By Daniel Fryd, Senior Consultant
The growth in the number of new homes in England has slowed significantly despite more than 222,000 homes being built in England last year.
MHCLG statistics released earlier this month showed new home completions at their highest rate for 10 years, but the rate of growth has fallen to 2%, compared to a 15% rise in 2016.
The statistics also showed the number of new affordable homes increasing, while new homes provided through Permitted Development Rights have fallen considerably.
While the latest figures have been heralded as a success by Communities Secretary James Brokenshire MP, there is clearly still a long way to go before the target of 300,000 new homes a year by the mid-2020s can be reached.
At the current rate, it will be 2034 before the Government hits its ambition of 300,000 new homes a year.
New builds, not office-to-resi
New build completions were up 6% on last year, with the number of homes provided through Permitted Development Rights (PDR) down by a whopping 28%.
While new rules in the NPPF made it easier for PDR to be implemented to convert buildings to residential, use has predictably clustered around major cities and in the home counties where there is high demand.
Applications for office to residential conversions have steadily dropped over the last year, largely down to a decline in the availability of office buildings which are appropriate for conversion to housing.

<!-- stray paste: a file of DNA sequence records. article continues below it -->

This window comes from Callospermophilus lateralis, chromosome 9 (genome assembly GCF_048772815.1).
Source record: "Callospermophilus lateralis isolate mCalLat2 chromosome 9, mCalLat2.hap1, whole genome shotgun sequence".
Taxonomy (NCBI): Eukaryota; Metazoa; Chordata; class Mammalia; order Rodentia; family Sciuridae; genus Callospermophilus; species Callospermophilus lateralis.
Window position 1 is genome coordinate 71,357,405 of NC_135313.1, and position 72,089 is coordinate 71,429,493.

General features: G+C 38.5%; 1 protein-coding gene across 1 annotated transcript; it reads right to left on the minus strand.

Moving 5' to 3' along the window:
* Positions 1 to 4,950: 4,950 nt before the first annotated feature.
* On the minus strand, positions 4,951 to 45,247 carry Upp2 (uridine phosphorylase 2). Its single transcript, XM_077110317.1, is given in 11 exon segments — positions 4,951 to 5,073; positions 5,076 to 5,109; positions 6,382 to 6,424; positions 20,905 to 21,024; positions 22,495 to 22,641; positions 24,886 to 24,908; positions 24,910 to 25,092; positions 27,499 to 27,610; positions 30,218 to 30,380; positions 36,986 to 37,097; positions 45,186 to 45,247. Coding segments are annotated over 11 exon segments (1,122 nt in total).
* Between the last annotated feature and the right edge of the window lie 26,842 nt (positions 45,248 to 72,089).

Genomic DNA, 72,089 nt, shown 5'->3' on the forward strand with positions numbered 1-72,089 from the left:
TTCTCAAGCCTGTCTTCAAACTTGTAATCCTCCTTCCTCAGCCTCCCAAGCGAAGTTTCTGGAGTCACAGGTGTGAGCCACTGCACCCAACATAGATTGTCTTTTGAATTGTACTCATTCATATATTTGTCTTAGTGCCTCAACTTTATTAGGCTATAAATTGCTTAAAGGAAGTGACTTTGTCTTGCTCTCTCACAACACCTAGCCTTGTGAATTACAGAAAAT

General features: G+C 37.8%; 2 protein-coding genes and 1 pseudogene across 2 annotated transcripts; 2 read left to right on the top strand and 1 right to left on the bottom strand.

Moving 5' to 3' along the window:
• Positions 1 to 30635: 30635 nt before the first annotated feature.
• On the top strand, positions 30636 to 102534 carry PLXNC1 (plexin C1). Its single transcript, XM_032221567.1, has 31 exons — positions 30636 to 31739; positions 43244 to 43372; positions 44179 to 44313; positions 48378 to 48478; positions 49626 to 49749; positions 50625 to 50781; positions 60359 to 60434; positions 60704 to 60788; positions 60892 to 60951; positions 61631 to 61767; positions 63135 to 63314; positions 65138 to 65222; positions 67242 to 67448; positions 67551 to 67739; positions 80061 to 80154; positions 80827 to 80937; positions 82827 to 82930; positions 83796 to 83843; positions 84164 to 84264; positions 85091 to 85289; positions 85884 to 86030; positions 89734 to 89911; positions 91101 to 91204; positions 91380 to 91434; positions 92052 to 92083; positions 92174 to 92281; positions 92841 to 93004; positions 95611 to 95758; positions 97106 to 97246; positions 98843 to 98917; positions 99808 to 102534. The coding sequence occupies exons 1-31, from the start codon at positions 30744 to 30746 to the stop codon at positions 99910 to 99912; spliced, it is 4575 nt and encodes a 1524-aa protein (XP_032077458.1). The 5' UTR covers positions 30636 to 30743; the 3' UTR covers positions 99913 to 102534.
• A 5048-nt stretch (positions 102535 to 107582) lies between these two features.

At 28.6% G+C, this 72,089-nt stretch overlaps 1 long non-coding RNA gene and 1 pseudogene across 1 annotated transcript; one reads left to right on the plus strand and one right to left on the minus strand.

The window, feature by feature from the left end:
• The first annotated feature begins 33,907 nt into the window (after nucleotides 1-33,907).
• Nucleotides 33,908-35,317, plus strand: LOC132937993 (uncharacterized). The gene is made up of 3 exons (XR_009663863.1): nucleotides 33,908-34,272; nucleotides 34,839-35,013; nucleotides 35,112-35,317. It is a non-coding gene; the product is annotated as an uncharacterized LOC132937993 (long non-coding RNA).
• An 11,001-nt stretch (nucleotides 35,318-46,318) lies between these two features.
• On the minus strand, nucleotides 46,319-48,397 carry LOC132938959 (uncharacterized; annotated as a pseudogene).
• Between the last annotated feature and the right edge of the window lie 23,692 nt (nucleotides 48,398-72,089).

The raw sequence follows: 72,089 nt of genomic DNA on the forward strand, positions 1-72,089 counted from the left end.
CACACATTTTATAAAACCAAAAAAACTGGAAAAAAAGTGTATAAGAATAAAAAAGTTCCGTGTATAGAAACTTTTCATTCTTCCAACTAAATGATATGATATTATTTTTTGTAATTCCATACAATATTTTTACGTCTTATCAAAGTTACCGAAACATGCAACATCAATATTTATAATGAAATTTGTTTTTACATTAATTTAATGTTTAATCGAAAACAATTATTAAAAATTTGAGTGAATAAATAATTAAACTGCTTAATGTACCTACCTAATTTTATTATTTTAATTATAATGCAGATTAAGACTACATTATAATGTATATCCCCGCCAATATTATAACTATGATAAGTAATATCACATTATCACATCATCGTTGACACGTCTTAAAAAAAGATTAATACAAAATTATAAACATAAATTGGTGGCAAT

PDR will continue to play an important role in providing housing in areas of high demand, but it is clear it is not a long-term solution and that new build rates will have to increase further as the number of suitable office buildings falls.
There was also good news for the Government and first-time buyers as statistics showed the number of new affordable homes rose by 12% to 47,355.
Affordable rent has become the most common tenure type for affordable homes, with a total of 26,838 new affordable rent homes – 57% of the overall number of affordable homes.
The effect of the Government’s much-celebrated policy to remove the HRA borrowing cap, announced in Budget earlier this year, is likely to bear over the coming years with a further increase in affordable home delivery.
Local Plans and Delivery Tests
With a deadline of 24th January 2019 for councils to submit Local Plans or face the new NPPF rules and their revised housing figures, we are seeing a flurry of activity. This is expected to continue in the coming months as developers look to start work on approved sites.
The result of MHCLG’s Housing Delivery Test, set to be released in the very near future, are also expected to move things along, as the list of the worst performing local authorities who need to step up their building rates the most are released.
The test will look at the construction of homes over three-years against the assessed need for new homes, with the worst performing councils potentially facing having their plans declared out of date by the Government.
We await the test results with bated breath.
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